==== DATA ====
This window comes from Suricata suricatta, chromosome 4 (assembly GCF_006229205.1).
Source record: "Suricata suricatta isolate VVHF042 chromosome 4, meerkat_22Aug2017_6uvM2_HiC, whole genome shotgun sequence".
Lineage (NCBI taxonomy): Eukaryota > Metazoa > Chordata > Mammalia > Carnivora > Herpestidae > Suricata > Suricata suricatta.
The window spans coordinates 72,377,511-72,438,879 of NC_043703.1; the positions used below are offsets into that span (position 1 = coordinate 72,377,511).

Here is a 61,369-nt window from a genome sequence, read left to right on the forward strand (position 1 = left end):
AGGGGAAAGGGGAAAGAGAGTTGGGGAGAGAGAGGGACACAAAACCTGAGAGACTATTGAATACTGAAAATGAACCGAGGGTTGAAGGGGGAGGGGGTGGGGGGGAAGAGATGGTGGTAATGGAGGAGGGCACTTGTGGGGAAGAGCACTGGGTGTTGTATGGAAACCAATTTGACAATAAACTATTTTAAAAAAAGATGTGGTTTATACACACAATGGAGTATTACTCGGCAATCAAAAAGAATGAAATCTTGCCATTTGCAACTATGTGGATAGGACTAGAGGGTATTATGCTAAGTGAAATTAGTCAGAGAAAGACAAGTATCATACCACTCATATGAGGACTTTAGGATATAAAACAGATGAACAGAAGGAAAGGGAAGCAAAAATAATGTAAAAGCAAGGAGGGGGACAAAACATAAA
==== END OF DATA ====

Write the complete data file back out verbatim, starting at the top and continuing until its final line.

This window comes from Suricata suricatta, chromosome 4 (assembly GCF_006229205.1).
Source record: "Suricata suricatta isolate VVHF042 chromosome 4, meerkat_22Aug2017_6uvM2_HiC, whole genome shotgun sequence".
Lineage (NCBI taxonomy): Eukaryota > Metazoa > Chordata > Mammalia > Carnivora > Herpestidae > Suricata > Suricata suricatta.
The window spans coordinates 72,377,511-72,438,879 of NC_043703.1; the positions used below are offsets into that span (position 1 = coordinate 72,377,511).

Here is a 61,369-nt window from a genome sequence, read left to right on the forward strand (position 1 = left end):
AGGGGAAAGGGGAAAGAGAGTTGGGGAGAGAGAGGGACACAAAACCTGAGAGACTATTGAATACTGAAAATGAACCGAGGGTTGAAGGGGGAGGGGGTGGGGGGGAAGAGATGGTGGTAATGGAGGAGGGCACTTGTGGGGAAGAGCACTGGGTGTTGTATGGAAACCAATTTGACAATAAACTATTTTAAAAAAAGATGTGGTTTATACACACAATGGAGTATTACTCGGCAATCAAAAAGAATGAAATCTTGCCATTTGCAACTATGTGGATAGGACTAGAGGGTATTATGCTAAGTGAAATTAGTCAGAGAAAGACAAGTATCATACCACTCATATGAGGACTTTAGGATATAAAACAGATGAACAGAAGGAAAGGGAAGCAAAAATAATGTAAAAGCAAGGAGGGGGACAAAACATAAA